So after last weeks post, I thought I would write a little review of Black Plague and show a few pictures of the painted models in action. Basically, like all Zombicide games (there are a few out there now and more coming) the basic premise is that all the players work together (co-operatively) against the game to win. Thus, everyone wins or no one does. The rules work for any sized groups and can even be played solo without any issue. The setting is ‘fantasy medieval’ and the concept is a black plague (yes get the name) has been set loose by some Necromancers. This has infected most of the people and made them into Zombies. To win the game scenario you have to do various missions aiming to survive or defeat the necromancers.
The game a heart is quite basic. There are the heroes (6 or more) characters an they have to often get objectives – the red X counters as shown below. There are about 10 scenarios in the base game and more official ones on the manufactures site. There are loads of fan made ones as well. It’s fairly easy to create your own as well.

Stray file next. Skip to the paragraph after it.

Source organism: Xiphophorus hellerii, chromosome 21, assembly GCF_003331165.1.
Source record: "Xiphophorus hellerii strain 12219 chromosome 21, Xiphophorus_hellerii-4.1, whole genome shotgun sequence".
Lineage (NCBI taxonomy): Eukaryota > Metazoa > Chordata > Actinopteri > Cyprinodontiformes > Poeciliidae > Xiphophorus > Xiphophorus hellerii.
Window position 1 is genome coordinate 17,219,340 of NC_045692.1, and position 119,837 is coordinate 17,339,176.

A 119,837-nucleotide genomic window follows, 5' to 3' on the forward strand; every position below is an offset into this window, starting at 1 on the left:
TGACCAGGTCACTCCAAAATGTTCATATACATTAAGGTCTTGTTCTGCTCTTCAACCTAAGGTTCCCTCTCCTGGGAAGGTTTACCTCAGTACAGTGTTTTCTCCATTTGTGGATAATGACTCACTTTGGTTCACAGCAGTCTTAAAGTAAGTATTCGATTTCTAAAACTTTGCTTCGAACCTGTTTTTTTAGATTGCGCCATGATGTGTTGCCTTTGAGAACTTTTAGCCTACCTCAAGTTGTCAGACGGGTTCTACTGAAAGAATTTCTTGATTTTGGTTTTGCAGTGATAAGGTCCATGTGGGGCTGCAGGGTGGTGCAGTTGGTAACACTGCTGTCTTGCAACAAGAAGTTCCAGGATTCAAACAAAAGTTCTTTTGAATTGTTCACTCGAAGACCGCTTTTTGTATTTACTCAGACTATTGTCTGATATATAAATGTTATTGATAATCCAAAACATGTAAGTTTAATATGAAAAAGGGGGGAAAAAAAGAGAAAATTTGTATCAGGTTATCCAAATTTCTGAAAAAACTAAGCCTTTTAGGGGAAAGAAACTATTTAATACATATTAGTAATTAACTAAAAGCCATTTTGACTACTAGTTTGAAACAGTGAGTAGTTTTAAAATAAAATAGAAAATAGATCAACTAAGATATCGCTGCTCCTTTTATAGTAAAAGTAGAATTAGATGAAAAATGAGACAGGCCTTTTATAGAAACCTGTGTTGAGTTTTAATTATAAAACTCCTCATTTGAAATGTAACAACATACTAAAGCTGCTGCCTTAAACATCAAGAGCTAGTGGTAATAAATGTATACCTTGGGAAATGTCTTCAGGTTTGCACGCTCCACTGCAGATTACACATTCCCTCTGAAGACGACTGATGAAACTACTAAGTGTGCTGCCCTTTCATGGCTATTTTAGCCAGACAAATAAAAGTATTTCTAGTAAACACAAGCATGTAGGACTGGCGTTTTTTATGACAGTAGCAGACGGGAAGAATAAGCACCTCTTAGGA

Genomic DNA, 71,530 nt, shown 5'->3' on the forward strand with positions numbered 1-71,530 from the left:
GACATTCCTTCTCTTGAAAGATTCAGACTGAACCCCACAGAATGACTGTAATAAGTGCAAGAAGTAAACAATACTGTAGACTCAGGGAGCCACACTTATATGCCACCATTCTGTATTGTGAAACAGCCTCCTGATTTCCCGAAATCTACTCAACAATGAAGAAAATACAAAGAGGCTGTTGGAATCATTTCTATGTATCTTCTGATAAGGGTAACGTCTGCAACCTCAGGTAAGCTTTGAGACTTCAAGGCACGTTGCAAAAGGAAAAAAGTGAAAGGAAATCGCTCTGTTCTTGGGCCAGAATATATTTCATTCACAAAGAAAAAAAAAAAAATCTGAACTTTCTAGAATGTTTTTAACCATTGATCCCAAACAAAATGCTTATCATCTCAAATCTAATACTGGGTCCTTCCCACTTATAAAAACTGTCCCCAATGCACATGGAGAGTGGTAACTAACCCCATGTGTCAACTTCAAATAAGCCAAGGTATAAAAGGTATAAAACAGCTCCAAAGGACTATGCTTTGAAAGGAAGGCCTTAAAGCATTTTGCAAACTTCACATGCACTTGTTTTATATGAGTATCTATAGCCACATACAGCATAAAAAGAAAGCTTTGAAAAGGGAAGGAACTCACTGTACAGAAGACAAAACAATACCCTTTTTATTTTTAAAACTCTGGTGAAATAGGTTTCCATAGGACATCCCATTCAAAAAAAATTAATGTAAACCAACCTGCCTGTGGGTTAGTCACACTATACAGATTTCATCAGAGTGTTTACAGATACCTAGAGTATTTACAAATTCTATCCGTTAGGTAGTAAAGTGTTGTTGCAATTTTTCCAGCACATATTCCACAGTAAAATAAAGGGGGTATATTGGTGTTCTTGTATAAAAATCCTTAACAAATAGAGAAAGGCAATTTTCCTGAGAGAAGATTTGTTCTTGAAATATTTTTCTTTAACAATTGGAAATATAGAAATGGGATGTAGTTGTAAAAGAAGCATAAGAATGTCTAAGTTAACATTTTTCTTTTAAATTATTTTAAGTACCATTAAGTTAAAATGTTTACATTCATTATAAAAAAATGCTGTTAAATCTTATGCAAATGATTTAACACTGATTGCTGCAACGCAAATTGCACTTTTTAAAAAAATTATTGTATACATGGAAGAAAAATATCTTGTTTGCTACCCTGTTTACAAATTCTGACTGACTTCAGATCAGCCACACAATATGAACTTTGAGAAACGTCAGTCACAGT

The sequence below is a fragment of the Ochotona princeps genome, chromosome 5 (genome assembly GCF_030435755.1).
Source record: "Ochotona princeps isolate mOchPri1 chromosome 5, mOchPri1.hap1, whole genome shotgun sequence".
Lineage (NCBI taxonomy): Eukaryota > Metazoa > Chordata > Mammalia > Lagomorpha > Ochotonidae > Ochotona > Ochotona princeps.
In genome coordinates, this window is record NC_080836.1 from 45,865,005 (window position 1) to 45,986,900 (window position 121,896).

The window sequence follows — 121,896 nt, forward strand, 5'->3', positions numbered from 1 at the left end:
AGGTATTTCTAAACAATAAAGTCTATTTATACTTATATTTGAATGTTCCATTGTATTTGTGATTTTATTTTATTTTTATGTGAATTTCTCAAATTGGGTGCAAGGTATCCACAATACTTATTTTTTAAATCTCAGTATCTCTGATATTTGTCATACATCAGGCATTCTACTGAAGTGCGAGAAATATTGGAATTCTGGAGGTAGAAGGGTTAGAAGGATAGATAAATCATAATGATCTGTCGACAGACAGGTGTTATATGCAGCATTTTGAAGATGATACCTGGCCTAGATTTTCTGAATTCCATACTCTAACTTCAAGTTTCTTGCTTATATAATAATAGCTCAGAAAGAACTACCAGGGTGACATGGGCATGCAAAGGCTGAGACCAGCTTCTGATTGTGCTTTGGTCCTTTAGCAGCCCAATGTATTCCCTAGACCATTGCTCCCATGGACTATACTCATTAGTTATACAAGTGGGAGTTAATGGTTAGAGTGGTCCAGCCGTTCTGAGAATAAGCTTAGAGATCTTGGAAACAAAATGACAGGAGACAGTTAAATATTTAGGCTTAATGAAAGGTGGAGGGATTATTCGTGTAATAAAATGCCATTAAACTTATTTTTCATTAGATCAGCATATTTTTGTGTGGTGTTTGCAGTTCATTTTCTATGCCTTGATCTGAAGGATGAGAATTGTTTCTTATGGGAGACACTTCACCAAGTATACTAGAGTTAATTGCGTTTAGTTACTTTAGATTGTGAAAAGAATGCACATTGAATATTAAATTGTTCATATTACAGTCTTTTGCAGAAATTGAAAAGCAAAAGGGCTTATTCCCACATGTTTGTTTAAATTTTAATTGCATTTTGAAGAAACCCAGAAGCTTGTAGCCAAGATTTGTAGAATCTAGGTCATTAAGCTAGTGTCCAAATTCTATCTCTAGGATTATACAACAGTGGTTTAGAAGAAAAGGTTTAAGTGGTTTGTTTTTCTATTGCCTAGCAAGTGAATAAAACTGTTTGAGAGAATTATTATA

The game mechanisms are fairly simple really. Every hero gets a turn to move and perform 3 actions, at the start. That can be to move, attack (with ranged or melee weapons) if they have them, shout/make noise, search a building(which they can can only be done once per turn, trade with other heroes in the same area, or cast spells. At the end of the turn the first player rotates around the characters.After all the heroes move, the baddies get to action – which is to move towards the closest hero visible or if not the most noise – thus the reason to make noise at times. Zombies move one square normally but there are some ‘runners’ who get two action per activation. After that the zombie spawn points (seen above in the bottom right of the picture), each get a card draw for them to see how many and what type of zombies come on there.